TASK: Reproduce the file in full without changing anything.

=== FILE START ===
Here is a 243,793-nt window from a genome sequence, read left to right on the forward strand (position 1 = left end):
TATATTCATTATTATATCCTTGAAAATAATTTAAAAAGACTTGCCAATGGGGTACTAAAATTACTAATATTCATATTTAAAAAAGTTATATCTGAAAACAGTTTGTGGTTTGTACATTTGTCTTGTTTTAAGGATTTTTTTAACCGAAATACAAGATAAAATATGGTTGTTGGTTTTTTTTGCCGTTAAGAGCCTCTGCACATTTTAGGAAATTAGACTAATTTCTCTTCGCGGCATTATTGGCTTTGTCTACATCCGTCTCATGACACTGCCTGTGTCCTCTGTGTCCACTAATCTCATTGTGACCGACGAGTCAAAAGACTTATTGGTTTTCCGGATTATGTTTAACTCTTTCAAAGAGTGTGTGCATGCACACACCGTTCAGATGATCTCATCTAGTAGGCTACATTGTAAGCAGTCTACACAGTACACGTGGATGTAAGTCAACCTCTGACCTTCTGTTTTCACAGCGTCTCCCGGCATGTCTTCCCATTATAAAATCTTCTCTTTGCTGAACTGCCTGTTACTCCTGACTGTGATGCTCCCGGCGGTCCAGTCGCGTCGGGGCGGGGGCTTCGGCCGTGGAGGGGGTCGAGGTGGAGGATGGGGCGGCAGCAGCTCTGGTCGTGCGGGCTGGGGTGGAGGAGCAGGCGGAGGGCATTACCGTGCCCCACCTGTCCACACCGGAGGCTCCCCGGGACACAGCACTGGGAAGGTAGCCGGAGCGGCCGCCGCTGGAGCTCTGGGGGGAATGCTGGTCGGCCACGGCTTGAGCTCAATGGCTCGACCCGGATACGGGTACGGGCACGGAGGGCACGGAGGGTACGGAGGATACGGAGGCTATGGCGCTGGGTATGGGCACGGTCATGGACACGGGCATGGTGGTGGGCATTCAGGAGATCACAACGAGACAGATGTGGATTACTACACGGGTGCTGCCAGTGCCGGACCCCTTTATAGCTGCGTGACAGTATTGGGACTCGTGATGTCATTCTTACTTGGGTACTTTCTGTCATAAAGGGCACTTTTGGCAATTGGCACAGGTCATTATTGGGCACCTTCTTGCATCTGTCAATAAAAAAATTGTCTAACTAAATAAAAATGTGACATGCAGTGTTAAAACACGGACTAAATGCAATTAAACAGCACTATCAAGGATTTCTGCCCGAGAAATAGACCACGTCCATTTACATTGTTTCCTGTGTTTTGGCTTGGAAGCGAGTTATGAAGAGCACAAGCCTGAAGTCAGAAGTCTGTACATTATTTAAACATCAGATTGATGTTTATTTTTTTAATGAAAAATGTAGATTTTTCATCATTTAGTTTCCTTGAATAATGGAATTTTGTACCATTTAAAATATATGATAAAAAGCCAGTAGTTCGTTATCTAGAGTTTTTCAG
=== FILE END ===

Here is a 243,793-nt window from a genome sequence, read left to right on the forward strand (position 1 = left end):
TATATTCATTATTATATCCTTGAAAATAATTTAAAAAGACTTGCCAATGGGGTACTAAAATTACTAATATTCATATTTAAAAAAGTTATATCTGAAAACAGTTTGTGGTTTGTACATTTGTCTTGTTTTAAGGATTTTTTTAACCGAAATACAAGATAAAATATGGTTGTTGGTTTTTTTTGCCGTTAAGAGCCTCTGCACATTTTAGGAAATTAGACTAATTTCTCTTCGCGGCATTATTGGCTTTGTCTACATCCGTCTCATGACACTGCCTGTGTCCTCTGTGTCCACTAATCTCATTGTGACCGACGAGTCAAAAGACTTATTGGTTTTCCGGATTATGTTTAACTCTTTCAAAGAGTGTGTGCATGCACACACCGTTCAGATGATCTCATCTAGTAGGCTACATTGTAAGCAGTCTACACAGTACACGTGGATGTAAGTCAACCTCTGACCTTCTGTTTTCACAGCGTCTCCCGGCATGTCTTCCCATTATAAAATCTTCTCTTTGCTGAACTGCCTGTTACTCCTGACTGTGATGCTCCCGGCGGTCCAGTCGCGTCGGGGCGGGGGCTTCGGCCGTGGAGGGGGTCGAGGTGGAGGATGGGGCGGCAGCAGCTCTGGTCGTGCGGGCTGGGGTGGAGGAGCAGGCGGAGGGCATTACCGTGCCCCACCTGTCCACACCGGAGGCTCCCCGGGACACAGCACTGGGAAGGTAGCCGGAGCGGCCGCCGCTGGAGCTCTGGGGGGAATGCTGGTCGGCCACGGCTTGAGCTCAATGGCTCGACCCGGATACGGGTACGGGCACGGAGGGCACGGAGGGTACGGAGGATACGGAGGCTATGGCGCTGGGTATGGGCACGGTCATGGACACGGGCATGGTGGTGGGCATTCAGGAGATCACAACGAGACAGATGTGGATTACTACACGGGTGCTGCCAGTGCCGGACCCCTTTATAGCTGCGTGACAGTATTGGGACTCGTGATGTCATTCTTACTTGGGTACTTTCTGTCATAAAGGGCACTTTTGGCAATTGGCACAGGTCATTATTGGGCACCTTCTTGCATCTGTCAATAAAAAAATTGTCTAACTAAATAAAAATGTGACATGCAGTGTTAAAACACGGACTAAATGCAATTAAACAGCACTATCAAGGATTTCTGCCCGAGAAATAGACCACGTCCATTTACATTGTTTCCTGTGTTTTGGCTTGGAAGCGAGTTATGAAGAGCACAAGCCTGAAGTCAGAAGTCTGTACATTATTTAAACATCAGATTGATGTTTATTTTTTTAATGAAAAATGTAGATTTTTCATCATTTAGTTTCCTTGAATAATGGAATTTTGTACCATTTAAAATATATGATAAAAAGCCAGTAGTTCGTTATCTAGAGTTTTTCAG